The importance of the eight constituencies going to the polls in western Uttar Pradesh on 11 April is not lost on Prime Minister Narendra Modi or on gatbandhan supremos Mayawati, Akhilesh Yadav and Ajit Singh. For each of the gatbandhan leaders, it's a battle to save their political legacy.
No leader epitomises this more than Ajit, leader of the Rashtriya Lok Dal (RLD), who is waging a rear guard action for his political survival.
The constituencies where this battle is being waged are Baghpat, Kairana, Saharanpur, Muzzafarnagar, Meeruit, Bijnore, Gautam Budh Nagar and Ghaziabad.
Modi knows that the polling here will determine the voting trends for the other crucial 73 seats in Uttar Pradesh. He is hoping his charisma along with his battle cry of national security will help the BJP notch up these seats. Whereas, the gatbandhan is confident that the solid phlanx of Muslim, Yadav and Dalit voters will help them cross the winning line.
The Jats, who have played a key role in the politics of western Uttar Pradesh, having seen their farmer leader Chaudhary Charan Singh catapulted to the post of prime minister, should vote in one voice, but they remain a divided lot. In 2014, they admit to having cast their vote in favour of Modi but this time around they continue to hedge their bets on who they will vote for.
The village of Malmajra in the heart of Baghpat epitomises the reality of the Jat temperament. Farmer Sanjay Chillar, sitting in front of a large framed photograph of Chaudhary Charan Singh, pointed out, "We used to earlier vote for Ajit Singh but in 2014, there was a Modi wave and we all voted for the kamal (lotus, election symbol of BJP). MP Satyapal Singh has done a lot of work for us including ensuring that the road construction work that had been held up for the last 40 years gets completed in our area."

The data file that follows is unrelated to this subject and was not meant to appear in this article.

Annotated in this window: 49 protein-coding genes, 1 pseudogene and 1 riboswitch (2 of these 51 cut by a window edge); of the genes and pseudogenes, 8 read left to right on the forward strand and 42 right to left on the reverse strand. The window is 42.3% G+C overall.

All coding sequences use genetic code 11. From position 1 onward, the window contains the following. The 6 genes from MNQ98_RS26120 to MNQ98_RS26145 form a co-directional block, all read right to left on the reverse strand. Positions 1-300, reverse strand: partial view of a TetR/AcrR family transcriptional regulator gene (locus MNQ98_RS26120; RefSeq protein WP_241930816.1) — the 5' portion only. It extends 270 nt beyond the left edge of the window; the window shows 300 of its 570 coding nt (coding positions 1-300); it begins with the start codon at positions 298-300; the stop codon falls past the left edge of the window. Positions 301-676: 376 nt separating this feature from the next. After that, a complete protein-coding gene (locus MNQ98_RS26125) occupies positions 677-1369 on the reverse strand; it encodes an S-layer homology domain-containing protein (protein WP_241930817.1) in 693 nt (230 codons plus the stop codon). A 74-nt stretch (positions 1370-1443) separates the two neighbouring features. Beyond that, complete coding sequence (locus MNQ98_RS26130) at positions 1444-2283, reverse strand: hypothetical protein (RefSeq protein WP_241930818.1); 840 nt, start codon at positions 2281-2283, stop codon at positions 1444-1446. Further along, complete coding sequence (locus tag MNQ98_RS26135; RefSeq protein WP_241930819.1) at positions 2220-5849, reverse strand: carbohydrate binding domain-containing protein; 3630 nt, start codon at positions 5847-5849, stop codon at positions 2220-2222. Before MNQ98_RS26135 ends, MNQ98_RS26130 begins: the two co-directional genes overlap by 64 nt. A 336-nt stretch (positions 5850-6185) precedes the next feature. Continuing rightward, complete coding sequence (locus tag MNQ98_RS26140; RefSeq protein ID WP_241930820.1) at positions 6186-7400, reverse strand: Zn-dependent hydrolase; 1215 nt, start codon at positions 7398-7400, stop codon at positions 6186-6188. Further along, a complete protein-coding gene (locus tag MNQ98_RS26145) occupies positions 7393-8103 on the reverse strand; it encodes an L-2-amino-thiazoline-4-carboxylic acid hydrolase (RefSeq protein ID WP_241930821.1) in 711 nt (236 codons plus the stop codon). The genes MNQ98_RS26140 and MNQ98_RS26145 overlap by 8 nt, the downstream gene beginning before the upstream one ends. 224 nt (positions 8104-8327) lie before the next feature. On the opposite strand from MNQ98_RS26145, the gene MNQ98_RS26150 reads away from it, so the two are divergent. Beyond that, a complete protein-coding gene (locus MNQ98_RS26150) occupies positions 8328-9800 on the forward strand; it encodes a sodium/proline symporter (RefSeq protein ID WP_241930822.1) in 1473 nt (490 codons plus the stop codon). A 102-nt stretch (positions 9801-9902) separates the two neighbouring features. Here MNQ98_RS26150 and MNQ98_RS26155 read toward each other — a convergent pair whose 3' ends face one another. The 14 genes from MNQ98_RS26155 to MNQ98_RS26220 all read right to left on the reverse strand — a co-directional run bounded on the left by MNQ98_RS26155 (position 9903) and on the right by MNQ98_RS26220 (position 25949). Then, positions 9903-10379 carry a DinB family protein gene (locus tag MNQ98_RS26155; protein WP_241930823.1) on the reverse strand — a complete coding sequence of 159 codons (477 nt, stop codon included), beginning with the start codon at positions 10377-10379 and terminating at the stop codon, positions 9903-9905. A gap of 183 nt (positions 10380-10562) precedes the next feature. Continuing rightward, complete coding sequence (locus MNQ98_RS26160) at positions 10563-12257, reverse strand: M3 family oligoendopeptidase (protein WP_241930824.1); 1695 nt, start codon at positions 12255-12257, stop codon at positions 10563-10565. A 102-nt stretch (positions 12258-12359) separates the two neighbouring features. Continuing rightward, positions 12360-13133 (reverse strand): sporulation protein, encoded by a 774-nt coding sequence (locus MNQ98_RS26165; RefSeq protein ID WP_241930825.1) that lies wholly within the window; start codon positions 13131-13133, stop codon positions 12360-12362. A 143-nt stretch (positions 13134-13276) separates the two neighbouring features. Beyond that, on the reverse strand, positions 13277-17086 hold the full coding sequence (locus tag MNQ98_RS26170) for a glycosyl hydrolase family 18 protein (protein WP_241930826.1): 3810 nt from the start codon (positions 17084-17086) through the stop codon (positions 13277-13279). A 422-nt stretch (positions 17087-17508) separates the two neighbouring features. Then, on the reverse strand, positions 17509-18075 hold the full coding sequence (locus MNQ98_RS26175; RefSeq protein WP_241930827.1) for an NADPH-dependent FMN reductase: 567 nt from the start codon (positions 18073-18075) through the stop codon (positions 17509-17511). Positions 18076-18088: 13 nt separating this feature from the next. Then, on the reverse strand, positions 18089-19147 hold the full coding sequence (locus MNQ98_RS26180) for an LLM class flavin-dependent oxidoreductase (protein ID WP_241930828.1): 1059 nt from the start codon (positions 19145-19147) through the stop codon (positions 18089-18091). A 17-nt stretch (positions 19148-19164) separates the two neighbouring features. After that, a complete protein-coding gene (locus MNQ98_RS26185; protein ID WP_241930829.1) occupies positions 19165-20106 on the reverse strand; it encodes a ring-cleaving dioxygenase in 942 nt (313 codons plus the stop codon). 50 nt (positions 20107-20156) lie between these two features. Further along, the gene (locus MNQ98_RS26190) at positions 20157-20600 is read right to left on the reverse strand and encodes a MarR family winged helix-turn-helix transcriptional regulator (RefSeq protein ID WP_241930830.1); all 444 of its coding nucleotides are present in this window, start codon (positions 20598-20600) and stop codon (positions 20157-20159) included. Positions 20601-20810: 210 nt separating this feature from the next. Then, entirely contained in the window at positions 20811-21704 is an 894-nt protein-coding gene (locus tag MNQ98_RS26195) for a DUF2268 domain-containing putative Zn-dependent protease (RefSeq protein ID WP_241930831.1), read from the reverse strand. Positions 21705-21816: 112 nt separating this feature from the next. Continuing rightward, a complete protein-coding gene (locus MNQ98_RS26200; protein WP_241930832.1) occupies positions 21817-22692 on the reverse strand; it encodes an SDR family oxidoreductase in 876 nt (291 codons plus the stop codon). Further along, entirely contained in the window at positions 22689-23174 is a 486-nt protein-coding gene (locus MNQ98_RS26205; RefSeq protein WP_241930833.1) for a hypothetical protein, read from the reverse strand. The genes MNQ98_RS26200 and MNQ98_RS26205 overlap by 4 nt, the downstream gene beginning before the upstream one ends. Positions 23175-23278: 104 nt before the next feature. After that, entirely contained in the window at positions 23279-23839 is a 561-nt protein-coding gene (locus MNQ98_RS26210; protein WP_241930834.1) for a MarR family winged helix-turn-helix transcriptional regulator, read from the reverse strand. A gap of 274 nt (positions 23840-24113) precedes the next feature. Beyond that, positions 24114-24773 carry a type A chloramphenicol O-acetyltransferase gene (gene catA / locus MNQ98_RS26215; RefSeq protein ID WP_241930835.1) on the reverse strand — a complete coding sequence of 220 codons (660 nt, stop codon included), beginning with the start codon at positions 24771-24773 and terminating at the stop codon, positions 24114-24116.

Chillar insists that Jats in his village will continue to vote for the BJP, but Jats in the nearby village of Binoli speak in a contrary voice. The Jat farmers here are upset at what they believe were disparaging references Modi made in a public rally held in Saharanpur last week when he spoke against Ajit and his son Jayant Chaudhary.
Modi had described Ajit as being opportunistic and working out of self interest since he had not helped the riot-affected victims in Muzzafarnagar in 2013. "Why should he speak out against our Jat leader in this manner? Jayant is our candidate in Baghpat and our biradiri will support Ajit in Muzzafarnagar also," says a farmer from Binoli.
Dalits and Muslims of Binoli also speak in one voice when it comes to supporting Jayant.
Brahmanand, a farmer who also owns a sweet shop and is a Jatav, however, is upset for other reasons. "The water of the Krishna and the Hindon rivers are black because of effluents and high sewage levels. Our children are being forced to drink that water. Despite repeated representations to the government, no effort has been made to clean these rivers," said Brahmanand.
RLD leader Ajit believes that Modi showed his nervousness when he mentioned both him and Jayant in the election rally. "This is an either or election. There is no room for a third party. The Jat voters are solidly behind me. We will also get the votes of the Dalits. Mayawati’s voters work silently. They go from house to house and are telling the voters that this time they must not vote for the elephant but for the RLD chinh (symbol)," said Ajit.
Farmers across this sugarcane belt are upset with Modi and Uttar Pradesh chief minister Yogi Adityanath because despite their assurances that all sugar can dues would be cleared by April, more than Rs 13,000 crore continues to be owed to approximately 35 lakh registered sugarcane families.
Farmers also complain about how labour, diesel, fertiliser and pesticide costs have risen sharply in the last five years while a glut in sugarcane production has seen prices come crashing down.
But the upper most question in the minds of Jat voters is whether Ajit will be able to defeat sitting MP Sunil Balayan.
Manoj Kumar Jain who owns a paint shop in the main market place of Muzzafarnagar expresses confidence that Balyan will cruise to victory.